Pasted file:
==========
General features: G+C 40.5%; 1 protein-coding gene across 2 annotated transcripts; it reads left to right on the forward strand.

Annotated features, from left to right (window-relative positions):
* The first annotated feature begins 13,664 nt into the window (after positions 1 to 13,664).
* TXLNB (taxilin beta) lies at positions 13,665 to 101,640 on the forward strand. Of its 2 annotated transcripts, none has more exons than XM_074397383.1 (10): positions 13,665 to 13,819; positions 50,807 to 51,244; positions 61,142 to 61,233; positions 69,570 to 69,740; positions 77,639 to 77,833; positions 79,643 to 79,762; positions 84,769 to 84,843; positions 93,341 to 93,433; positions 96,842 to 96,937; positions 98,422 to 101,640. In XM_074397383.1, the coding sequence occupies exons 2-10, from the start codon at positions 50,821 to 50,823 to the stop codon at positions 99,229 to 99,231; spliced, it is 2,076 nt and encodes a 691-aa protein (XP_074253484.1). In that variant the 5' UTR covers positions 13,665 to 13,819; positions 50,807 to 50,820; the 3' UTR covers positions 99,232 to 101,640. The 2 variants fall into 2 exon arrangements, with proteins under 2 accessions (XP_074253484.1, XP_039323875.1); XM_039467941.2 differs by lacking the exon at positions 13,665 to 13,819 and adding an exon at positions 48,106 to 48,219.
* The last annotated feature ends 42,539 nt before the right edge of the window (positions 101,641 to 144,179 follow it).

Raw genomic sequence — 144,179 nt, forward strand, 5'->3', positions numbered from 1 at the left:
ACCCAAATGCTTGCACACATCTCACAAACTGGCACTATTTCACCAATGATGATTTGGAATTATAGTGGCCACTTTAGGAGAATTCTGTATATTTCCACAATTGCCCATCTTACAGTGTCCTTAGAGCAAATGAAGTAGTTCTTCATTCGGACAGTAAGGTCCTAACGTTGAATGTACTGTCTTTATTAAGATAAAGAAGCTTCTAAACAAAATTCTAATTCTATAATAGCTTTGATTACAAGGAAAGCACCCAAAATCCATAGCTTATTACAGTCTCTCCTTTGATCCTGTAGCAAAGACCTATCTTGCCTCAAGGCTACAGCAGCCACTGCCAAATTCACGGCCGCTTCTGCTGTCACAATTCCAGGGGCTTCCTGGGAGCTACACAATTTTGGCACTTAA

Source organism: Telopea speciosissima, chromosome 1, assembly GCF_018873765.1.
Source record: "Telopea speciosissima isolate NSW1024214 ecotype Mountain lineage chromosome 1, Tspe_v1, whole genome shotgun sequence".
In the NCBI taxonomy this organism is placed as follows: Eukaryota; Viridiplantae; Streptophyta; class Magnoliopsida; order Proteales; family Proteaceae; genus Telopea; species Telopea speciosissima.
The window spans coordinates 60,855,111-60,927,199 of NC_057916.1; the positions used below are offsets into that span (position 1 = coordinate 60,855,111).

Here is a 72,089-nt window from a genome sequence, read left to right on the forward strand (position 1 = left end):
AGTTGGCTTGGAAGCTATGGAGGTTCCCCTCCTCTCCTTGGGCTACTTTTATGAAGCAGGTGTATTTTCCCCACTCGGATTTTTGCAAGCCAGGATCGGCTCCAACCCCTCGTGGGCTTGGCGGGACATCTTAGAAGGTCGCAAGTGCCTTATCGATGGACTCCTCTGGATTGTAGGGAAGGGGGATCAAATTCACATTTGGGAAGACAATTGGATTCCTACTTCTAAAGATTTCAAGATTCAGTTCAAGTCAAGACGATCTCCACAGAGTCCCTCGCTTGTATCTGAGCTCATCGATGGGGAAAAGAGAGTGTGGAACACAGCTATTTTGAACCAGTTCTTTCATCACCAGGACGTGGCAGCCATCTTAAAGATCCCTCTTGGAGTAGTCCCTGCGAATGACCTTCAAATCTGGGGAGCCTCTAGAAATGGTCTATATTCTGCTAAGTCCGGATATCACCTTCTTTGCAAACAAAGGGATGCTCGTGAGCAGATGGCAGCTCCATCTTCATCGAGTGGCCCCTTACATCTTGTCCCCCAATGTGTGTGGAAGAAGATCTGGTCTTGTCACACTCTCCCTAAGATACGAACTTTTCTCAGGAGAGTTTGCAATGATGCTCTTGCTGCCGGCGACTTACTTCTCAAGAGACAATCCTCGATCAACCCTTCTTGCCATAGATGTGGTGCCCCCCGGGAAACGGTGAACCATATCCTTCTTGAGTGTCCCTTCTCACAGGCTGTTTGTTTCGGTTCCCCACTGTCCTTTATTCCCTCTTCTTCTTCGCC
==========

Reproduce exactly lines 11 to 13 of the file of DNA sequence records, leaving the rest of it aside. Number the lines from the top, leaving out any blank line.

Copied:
The window spans coordinates 60,855,111-60,927,199 of NC_057916.1; the positions used below are offsets into that span (position 1 = coordinate 60,855,111).

Here is a 72,089-nt window from a genome sequence, read left to right on the forward strand (position 1 = left end):
AGTTGGCTTGGAAGCTATGGAGGTTCCCCTCCTCTCCTTGGGCTACTTTTATGAAGCAGGTGTATTTTCCCCACTCGGATTTTTGCAAGCCAGGATCGGCTCCAACCCCTCGTGGGCTTGGCGGGACATCTTAGAAGGTCGCAAGTGCCTTATCGATGGACTCCTCTGGATTGTAGGGAAGGGGGATCAAATTCACATTTGGGAAGACAATTGGATTCCTACTTCTAAAGATTTCAAGATTCAGTTCAAGTCAAGACGATCTCCACAGAGTCCCTCGCTTGTATCTGAGCTCATCGATGGGGAAAAGAGAGTGTGGAACACAGCTATTTTGAACCAGTTCTTTCATCACCAGGACGTGGCAGCCATCTTAAAGATCCCTCTTGGAGTAGTCCCTGCGAATGACCTTCAAATCTGGGGAGCCTCTAGAAATGGTCTATATTCTGCTAAGTCCGGATATCACCTTCTTTGCAAACAAAGGGATGCTCGTGAGCAGATGGCAGCTCCATCTTCATCGAGTGGCCCCTTACATCTTGTCCCCCAATGTGTGTGGAAGAAGATCTGGTCTTGTCACACTCTCCCTAAGATACGAACTTTTCTCAGGAGAGTTTGCAATGATGCTCTTGCTGCCGGCGACTTACTTCTCAAGAGACAATCCTCGATCAACCCTTCTTGCCATAGATGTGGTGCCCCCCGGGAAACGGTGAACCATATCCTTCTTGAGTGTCCCTTCTCACAGGCTGTTTGTTTCGGTTCCCCACTGTCCTTTATTCCCTCTTCTTCTTCGCC